Eating whole and healthy foods may be a bit too foreign for you to really adopt, but there are times when the body switches your taste buds on you behind your back — no effort required. When I took up exercise as a new habit, I found that my body craved healthier foods.

As a person dedicated to my fitness, I try to remind myself of this: My workouts are practically in vain if I follow it with a cheeseburger and birthday cake.

3. Measure your energy levels

Have you ever had one of those days when people look at you a little funny and say, “You look tired. What’s wrong?” When the fatigue is visible enough for people around you to notice and make a comment, you’ve got a major warning sign on your hands.

When possible, I try to set my own agenda and become in-tune with my own energy levels. I will confess this: my husband doesn’t really appreciate my 9PM bedtime, but I respect my body’s call for rest whenever it comes.

As an entrepreneur, waking up early is important to starting my day off right. My routine keeps me feeling energetic and alive all day long, even if I end the day much earlier than I used to. With so much newfound energy, my projects always feel awesome and rewarding, instead of draining.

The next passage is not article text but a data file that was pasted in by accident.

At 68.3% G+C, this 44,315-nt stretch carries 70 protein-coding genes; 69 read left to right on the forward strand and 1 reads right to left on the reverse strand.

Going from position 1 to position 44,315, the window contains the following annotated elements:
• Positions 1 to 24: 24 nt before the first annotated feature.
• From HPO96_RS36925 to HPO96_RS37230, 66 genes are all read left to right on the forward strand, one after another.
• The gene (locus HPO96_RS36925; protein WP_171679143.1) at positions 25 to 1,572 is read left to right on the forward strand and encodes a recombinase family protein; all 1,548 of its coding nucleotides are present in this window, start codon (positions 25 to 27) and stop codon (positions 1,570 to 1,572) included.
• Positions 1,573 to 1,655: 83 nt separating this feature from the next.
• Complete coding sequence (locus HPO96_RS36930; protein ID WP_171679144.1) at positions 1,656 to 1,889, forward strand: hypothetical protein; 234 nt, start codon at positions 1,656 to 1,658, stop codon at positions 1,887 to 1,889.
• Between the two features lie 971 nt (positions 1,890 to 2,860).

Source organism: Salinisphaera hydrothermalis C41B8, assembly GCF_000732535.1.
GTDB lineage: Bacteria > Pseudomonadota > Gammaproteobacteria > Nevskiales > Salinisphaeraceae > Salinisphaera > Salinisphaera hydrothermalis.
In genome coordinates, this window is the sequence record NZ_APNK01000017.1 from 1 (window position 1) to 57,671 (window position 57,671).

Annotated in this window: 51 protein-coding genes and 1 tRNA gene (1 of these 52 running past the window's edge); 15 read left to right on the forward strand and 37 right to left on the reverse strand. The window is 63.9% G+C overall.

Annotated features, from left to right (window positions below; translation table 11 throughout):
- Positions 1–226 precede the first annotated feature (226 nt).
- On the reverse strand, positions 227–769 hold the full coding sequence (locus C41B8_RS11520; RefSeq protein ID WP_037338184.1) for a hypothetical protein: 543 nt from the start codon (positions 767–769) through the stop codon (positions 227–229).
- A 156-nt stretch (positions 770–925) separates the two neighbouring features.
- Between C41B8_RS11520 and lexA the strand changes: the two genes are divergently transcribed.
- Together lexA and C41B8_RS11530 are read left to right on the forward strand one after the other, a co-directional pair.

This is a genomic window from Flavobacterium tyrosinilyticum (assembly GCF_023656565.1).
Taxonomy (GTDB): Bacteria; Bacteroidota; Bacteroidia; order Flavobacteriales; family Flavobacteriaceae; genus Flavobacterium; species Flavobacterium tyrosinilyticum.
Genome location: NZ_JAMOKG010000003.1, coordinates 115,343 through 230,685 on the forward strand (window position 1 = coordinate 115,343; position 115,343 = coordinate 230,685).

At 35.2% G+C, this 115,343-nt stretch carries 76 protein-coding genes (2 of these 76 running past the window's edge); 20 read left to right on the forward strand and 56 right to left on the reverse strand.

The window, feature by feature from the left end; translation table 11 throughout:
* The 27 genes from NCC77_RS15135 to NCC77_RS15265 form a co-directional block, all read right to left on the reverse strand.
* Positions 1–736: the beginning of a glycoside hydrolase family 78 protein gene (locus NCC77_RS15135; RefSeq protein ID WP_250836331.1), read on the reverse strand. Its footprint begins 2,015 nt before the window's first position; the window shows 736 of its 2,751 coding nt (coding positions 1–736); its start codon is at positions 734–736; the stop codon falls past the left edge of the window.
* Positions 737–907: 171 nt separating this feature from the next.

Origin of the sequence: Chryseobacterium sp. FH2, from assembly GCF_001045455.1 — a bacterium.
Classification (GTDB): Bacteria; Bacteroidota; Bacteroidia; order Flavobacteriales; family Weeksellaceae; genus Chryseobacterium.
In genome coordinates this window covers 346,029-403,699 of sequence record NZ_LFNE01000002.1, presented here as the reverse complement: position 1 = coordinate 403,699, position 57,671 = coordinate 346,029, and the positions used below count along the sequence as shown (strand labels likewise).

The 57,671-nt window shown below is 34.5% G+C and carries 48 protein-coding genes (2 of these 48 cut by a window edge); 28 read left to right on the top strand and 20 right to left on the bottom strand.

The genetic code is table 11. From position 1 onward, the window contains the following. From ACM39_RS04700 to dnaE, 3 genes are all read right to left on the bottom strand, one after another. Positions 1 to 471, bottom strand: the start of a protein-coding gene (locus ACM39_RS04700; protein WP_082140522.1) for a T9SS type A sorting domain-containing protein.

It keeps my entrepreneurial life vibrant and successful. It helps me the best I can be.

Let’s hear from all of you, too! Are you suffering from fatigue and putting way too much energy into your projects? What keeps your energy levels from falling too low?

Most importantly, what can we do to have a more energizing balance?

When Marcella Chamorro decided to quit her job to live every day as if it’s a vacation, she turned her attention to creating a lifestyle that is both meaningful and exciting. Now (as an author, entrepreneur & speaker based in Nicaragua), Marcella guides those who want to quit their jobs, live their dreams, and live a vacation that never ends at The Perpetual Vacation.

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Category: Startup Advice

  • Brittany

    Thanks for sharing your secrets! I definitely agree that giving your body what it needs is important. I love vitamins, exercise and hot tea. Also make a list of what you want to accomplish that day and stick to it and try not to overwork yourself. Finding something you love to do is important. I notice I’m always tired when I’m doing something I dread:)

  • Denise

    This is a great article. As a writer, I have a super busy and unpredictable schedule on a daily basis – even on the weekends. Creating a plan and getting my workouts in earlier in the day would definitely keep my schedule and energy in check! :)

  • http://under30ceo.com MattWilsontv